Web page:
...can sure wreak havoc with a simple brain like mine which, although inordinately clever, is also susceptible to distraction. Yesterday was Memorial Day, a day which, since 1865, has been set aside to commemorate the sacrifice of American soldiers who have given so much so that we can have ... so much.
Some people get all uppity about the solemnity of the occasion and need to write to newspaper op-ed pages in order to opine the sacrifices that they themselves make in order to show that they appreciate the sacrifice that someone else has made so that he can choose to do so.
I am also not solemn and holy enough on the Sixth of June or on Veterans' Day or on the Third of March, which is National Anthem Day.
I do not believe, however, that it can "tarnish the memory" of anyone's sacrifice to celebrate the freedoms that that sacrifice has secured.
And so, I do what I have been known to do at times -- like when my Beloved lost her job or when our cats died -- I go to Ixtapa Cantina on Route Six in Dartmouth.
And I thought that I could have written that sign, with a snide little wink, saying, "Yeah, we're closed, because you cheap selfish xenophobic hayseeds have no sense of community, don't even own passports, and you had the nerve to not support us!"
I've heard what my neighbors say about Ixtapa. Over and over. In newspaper forums and in overheard conversations. Like how it's "just not as good as a real Mexican restaurant," like Taco Bell, they will suggest, for instance.
I've been to dives and hovels that none of these lightweights would ever dare venture near. I've eaten in places where the freshest food was in the bottle of pickled eggs behind the cash register. I've had to make instant oatmeal, peanut butter, and Spam serve three guys for two days. In rough seas.
I've also eaten meals on place settings that were worth more than my college tuition. Served by people who have served kings and celebrities. Meals that were prepared by Emeril Lagasse, by Wolfgang Puck. By my mother...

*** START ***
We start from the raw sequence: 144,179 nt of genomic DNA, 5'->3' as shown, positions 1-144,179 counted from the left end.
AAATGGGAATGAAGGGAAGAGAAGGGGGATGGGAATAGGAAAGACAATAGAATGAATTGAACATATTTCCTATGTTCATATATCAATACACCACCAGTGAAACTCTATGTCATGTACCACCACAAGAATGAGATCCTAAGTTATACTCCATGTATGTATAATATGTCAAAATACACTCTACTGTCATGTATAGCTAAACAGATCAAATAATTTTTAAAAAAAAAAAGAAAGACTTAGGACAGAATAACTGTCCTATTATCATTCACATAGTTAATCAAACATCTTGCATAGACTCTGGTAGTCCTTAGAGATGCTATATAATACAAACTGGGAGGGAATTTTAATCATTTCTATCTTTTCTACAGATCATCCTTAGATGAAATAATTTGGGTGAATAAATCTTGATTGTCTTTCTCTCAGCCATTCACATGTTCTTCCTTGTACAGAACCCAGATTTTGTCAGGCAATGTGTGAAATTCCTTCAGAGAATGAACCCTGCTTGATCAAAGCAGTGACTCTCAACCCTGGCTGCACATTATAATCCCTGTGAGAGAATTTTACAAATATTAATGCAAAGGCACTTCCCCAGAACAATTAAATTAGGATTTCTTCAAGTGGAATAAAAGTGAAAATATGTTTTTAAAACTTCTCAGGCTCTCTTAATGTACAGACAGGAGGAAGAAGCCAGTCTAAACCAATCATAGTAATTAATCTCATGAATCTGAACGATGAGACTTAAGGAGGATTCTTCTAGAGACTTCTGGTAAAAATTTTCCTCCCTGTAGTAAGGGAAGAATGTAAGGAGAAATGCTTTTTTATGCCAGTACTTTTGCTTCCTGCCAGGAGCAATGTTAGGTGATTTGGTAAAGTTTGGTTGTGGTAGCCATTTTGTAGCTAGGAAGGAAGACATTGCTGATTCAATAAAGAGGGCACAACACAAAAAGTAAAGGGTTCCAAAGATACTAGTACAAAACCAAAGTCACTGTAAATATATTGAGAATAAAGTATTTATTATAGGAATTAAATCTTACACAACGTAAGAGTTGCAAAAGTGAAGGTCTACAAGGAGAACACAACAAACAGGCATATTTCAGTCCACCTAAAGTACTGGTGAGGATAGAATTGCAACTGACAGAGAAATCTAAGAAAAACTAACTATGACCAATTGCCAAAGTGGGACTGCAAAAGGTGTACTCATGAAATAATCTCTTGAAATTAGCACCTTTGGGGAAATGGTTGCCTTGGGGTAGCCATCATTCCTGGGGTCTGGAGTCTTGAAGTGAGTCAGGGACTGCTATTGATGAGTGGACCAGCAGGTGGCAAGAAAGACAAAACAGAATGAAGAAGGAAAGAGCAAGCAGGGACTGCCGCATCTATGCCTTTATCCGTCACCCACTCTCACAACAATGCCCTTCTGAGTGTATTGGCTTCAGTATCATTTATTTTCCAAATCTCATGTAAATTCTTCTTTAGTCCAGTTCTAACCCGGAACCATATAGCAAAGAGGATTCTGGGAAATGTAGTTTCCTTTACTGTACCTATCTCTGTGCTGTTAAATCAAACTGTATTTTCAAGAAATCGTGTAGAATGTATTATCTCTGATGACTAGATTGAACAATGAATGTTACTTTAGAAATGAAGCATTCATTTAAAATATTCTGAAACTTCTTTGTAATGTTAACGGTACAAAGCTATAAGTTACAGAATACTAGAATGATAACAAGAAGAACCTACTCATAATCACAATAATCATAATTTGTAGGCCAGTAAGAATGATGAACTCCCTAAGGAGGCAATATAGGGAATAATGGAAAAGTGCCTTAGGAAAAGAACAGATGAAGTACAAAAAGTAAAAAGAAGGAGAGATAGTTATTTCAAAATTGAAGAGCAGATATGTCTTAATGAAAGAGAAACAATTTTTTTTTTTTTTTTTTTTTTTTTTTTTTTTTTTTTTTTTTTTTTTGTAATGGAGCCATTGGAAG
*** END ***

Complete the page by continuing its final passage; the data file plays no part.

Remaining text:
But a meal at Ixtapa had nothing to do with the food or the preparation of it. I looked forward to the Ixtapa smile and a ¿Cómo estás, amigos? A place where, if they didn't know your name, they greeted you warmly and made sure that you knew theirs. (I still don't know the names of the guys at some other local restaurants, and I think that I went to school with them.)
My first experience with restaurant Mexican food was a place called Dos Yanquis, which had opened on Thames Street in Newport in the late Seventies, one of five restaurants on the strip at the time, and one of the three restaurants on the street that did not also feature an appearance by John Cafferty and the Beaver Brown Band at some point during the evening. Dos Yanquis (I still have their menu -- somewhere) led to my love of mariachi and guacamole. (I had always appreciated those smoldering dark-haired waitresses, ever since I was eleven and the local VHF station showed Mexican movies on Saturday mornings at six. Which reminds me: Maria Montez's birthday is in a couple of weeks. ¡Ay chihuahua!)
My first experience at Ixtapa was one of those "Hey, that place is new, let's stop in!" moments that can often turn out tragically miscast and inopportune. I was probably trying too hard to impress My Beloved by ordering extravagantly, so Ezekiel the host took to calling me compadre, and I was hooked.
Since my bout with Lyme, Mexican food has been a life-quality treat. As my GFR remains stable along with my creatinine levels, a bowl of sopa de albondigas or a simple-as-that baja chimichanga -- hold the tomatoes -- provides a modicum of normalcy in a diet that in very few ways resembles the one that I grew up with.
It was nice to have it so close to home. My Beloved and I will drive to their shop in Lunenburg or Lexington or even (gasp!) Woburn.